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Central Nervous System Tumours

diagnosis · treatment · research

What are central nervous system tumours

Among brain tumours, there are both benign and malignant tumours.

Benign tumours include:

  • Meningiomas, between 13% and 20%.
  • Vestibular schwannomas, incorrectly called acoustic neurinomas, account for 8% of total cases.
  • Pituitary tumours, between 5% and 7%.

Malignant tumours include:

  • Encephalic metastases, the most frequent malignant tumours.

  • Glioblastoma, between 12% and 15%.
  • Astrocytomas, 10%.


Surgery is the first treatment of choice for most benign and malignant tumours, either exclusively or followed by radiotherapy.

Treatment with radiotherapy—as radiosurgery in small tumours or as fractionated stereotactic radiotherapy or three-dimensional radiotherapy in larger tumours—may be an option in cases where the location of the tumour is either deep or in an area that may cause severe neurological aftereffects, or if the patient has problems with anaesthesia.

Chemotherapy is mainly used in malignant tumours, usually in combination with radiotherapy. Systemic treatment with anti-angiogenic agents, such as bevacizumab, may also be used.

IVO Brain Tumour Committee

The Brain Tumour Committee is made up of a multidisciplinary team of expert professionals.

Medical Oncology Service

The Service's team of professionals accompanies cancer patients throughout the whole disease process.

Radiation Oncology Service

The IVO's Radiation Oncology Service offers clinical and therapeutic care

Neurosurgery Service

The neurosurgery unit's role is to care for the IVO patient when required.

Clinical trials

The current way we have of advancing and improving cancer treatment is through what we call "clinical trials".

A clinical trial is a research study carried out on people with the aim of learning more about how the body reacts to certain treatments. These trials generally seek to find drugs that are more effective than the current best therapeutic option for patients, or that have similar efficacy but a better toxicity profile.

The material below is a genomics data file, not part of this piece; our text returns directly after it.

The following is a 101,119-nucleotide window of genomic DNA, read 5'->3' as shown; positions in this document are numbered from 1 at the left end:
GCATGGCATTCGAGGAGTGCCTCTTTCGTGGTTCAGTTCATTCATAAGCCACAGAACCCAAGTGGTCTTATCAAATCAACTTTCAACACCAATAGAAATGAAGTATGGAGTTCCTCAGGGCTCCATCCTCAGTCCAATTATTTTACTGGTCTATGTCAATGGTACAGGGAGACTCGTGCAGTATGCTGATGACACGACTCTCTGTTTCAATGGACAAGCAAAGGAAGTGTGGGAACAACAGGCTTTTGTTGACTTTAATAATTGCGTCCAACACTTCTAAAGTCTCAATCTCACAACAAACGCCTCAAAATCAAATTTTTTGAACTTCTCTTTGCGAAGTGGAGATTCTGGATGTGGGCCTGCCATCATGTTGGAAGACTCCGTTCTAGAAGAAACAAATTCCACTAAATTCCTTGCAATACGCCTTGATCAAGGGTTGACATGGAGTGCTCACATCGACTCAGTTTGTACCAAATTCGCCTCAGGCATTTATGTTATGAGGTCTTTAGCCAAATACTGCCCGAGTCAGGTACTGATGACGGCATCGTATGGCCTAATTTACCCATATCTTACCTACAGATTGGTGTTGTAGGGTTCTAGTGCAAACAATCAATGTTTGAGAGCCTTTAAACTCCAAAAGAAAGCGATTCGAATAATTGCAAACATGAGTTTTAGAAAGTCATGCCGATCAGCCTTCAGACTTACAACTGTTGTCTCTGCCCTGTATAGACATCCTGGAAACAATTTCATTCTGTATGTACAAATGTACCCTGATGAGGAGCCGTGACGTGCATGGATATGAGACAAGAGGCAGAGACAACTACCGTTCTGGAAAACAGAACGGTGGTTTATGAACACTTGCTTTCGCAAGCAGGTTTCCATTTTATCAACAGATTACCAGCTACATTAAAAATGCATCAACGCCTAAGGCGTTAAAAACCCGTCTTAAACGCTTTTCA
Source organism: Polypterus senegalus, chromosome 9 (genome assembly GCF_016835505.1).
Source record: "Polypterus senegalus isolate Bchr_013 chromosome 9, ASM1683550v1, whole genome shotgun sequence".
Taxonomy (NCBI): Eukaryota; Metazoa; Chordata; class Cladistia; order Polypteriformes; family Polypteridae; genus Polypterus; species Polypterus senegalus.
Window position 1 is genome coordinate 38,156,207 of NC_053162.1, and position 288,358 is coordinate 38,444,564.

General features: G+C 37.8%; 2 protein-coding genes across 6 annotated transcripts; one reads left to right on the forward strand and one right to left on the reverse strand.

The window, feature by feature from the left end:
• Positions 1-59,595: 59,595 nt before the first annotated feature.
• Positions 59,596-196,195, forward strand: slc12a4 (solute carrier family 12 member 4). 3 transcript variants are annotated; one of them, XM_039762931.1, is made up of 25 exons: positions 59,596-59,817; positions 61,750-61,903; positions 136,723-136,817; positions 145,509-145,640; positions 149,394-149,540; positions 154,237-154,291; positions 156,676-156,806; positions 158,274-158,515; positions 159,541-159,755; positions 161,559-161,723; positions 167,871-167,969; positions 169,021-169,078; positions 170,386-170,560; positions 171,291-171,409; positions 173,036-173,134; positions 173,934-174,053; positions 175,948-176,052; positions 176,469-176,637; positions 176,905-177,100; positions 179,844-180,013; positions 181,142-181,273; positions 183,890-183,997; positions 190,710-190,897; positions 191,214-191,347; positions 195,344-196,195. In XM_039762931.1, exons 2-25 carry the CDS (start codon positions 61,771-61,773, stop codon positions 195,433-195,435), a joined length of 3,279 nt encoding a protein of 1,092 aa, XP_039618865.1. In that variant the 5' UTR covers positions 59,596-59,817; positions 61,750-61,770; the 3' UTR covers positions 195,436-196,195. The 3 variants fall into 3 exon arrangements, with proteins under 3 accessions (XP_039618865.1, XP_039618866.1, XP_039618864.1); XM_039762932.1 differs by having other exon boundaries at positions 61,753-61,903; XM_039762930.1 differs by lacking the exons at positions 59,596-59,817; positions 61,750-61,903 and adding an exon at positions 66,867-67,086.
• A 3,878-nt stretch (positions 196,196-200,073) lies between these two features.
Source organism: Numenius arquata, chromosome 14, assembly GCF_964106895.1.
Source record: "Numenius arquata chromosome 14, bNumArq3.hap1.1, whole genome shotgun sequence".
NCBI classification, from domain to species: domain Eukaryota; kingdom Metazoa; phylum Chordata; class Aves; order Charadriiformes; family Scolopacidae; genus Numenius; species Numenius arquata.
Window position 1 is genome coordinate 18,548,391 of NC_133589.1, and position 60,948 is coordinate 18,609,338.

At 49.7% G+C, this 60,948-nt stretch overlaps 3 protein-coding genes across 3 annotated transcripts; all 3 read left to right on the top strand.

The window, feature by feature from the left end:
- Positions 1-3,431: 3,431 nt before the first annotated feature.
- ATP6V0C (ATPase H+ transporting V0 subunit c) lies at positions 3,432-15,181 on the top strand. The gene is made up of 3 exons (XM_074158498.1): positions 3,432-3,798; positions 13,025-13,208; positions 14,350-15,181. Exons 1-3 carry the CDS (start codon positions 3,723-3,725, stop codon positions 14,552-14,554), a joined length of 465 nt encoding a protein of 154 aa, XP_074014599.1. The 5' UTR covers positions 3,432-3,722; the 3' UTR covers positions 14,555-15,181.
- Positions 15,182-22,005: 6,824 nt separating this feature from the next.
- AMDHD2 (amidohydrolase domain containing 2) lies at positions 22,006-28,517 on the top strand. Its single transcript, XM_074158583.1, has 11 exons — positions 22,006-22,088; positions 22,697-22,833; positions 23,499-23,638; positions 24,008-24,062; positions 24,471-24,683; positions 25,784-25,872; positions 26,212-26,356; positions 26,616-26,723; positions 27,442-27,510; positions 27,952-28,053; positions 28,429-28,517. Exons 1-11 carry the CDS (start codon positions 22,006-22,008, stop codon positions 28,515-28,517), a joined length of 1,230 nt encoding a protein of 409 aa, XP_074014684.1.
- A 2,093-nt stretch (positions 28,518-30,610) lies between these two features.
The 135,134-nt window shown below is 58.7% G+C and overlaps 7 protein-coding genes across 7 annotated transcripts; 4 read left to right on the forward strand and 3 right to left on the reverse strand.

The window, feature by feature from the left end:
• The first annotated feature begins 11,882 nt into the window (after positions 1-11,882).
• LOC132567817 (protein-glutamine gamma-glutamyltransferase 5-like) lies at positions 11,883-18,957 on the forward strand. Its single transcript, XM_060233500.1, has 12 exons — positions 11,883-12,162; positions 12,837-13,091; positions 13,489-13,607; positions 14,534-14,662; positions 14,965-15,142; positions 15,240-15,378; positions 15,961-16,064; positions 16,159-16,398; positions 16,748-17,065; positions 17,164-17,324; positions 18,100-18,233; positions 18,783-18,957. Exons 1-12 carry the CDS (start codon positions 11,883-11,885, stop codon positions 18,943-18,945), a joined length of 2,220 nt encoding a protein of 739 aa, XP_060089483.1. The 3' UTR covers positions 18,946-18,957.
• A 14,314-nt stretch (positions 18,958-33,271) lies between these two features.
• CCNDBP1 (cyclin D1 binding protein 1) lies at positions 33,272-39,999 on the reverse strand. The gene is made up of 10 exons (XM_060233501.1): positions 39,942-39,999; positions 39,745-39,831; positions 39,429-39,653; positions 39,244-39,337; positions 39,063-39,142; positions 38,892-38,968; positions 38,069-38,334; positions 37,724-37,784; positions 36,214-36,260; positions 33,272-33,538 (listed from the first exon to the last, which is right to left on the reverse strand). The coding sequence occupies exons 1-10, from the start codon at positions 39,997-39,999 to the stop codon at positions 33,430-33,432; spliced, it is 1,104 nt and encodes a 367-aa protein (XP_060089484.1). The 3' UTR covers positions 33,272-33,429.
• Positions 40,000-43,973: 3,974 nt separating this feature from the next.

Bearing in mind that almost all currently available treatments are the result of clinical research, the importance of clinical trials is obvious.

The IVO has a clinical trials unit for all types of tumours and participates in phase 1-3 studies as well as other types of studies.

Living with central nervous system tumours

coping with the diagnosis and receiving treatment and psychological support

Whether you receive the news of an initial diagnosis of cancer or a relapse, coping with cancer can be emotionally overwhelming. Each person has their own way of coping with a central nervous system tumour diagnosis, but there are some recommendations that can help you through this process:

  • Maintain communication and the company of family and friends, the people closest to the patient, who can provide a support network throughout the process
  • Talk to other people who have survived cancer or who are in the same situation. There are many local and national associations and support groups. The Spanish Association Against Cancer (Asociación Española Contra el Cáncer) is perhaps the best-known one.
  • Inform yourself in order to make the best decisions about treatment and medical professionals.

Early Diagnosis

Nuclear Medicine


Radiation Therapy